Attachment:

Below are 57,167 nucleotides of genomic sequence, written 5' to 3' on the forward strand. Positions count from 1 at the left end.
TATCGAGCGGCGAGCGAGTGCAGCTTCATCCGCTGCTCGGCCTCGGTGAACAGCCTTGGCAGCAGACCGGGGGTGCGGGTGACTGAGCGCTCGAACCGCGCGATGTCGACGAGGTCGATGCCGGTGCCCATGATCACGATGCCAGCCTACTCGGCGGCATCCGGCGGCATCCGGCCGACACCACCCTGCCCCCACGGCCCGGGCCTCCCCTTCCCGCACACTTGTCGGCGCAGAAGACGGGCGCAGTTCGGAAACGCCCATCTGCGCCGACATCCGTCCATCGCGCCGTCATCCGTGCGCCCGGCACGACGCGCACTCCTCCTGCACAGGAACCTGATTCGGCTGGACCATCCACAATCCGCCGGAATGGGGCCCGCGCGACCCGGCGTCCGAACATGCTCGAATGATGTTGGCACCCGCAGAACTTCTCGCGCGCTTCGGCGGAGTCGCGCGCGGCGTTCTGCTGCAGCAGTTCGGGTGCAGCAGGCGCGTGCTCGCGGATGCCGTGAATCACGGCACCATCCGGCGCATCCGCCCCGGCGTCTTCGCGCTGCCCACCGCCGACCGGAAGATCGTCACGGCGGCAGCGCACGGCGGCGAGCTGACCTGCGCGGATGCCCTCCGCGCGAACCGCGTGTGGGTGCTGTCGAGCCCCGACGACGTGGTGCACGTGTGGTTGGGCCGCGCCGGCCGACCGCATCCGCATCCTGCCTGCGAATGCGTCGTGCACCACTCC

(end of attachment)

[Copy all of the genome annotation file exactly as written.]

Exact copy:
Below are 57,167 nucleotides of genomic sequence, written 5' to 3' on the forward strand. Positions count from 1 at the left end.
TATCGAGCGGCGAGCGAGTGCAGCTTCATCCGCTGCTCGGCCTCGGTGAACAGCCTTGGCAGCAGACCGGGGGTGCGGGTGACTGAGCGCTCGAACCGCGCGATGTCGACGAGGTCGATGCCGGTGCCCATGATCACGATGCCAGCCTACTCGGCGGCATCCGGCGGCATCCGGCCGACACCACCCTGCCCCCACGGCCCGGGCCTCCCCTTCCCGCACACTTGTCGGCGCAGAAGACGGGCGCAGTTCGGAAACGCCCATCTGCGCCGACATCCGTCCATCGCGCCGTCATCCGTGCGCCCGGCACGACGCGCACTCCTCCTGCACAGGAACCTGATTCGGCTGGACCATCCACAATCCGCCGGAATGGGGCCCGCGCGACCCGGCGTCCGAACATGCTCGAATGATGTTGGCACCCGCAGAACTTCTCGCGCGCTTCGGCGGAGTCGCGCGCGGCGTTCTGCTGCAGCAGTTCGGGTGCAGCAGGCGCGTGCTCGCGGATGCCGTGAATCACGGCACCATCCGGCGCATCCGCCCCGGCGTCTTCGCGCTGCCCACCGCCGACCGGAAGATCGTCACGGCGGCAGCGCACGGCGGCGAGCTGACCTGCGCGGATGCCCTCCGCGCGAACCGCGTGTGGGTGCTGTCGAGCCCCGACGACGTGGTGCACGTGTGGTTGGGCCGCGCCGGCCGACCGCATCCGCATCCTGCCTGCGAATGCGTCGTGCACCACTCC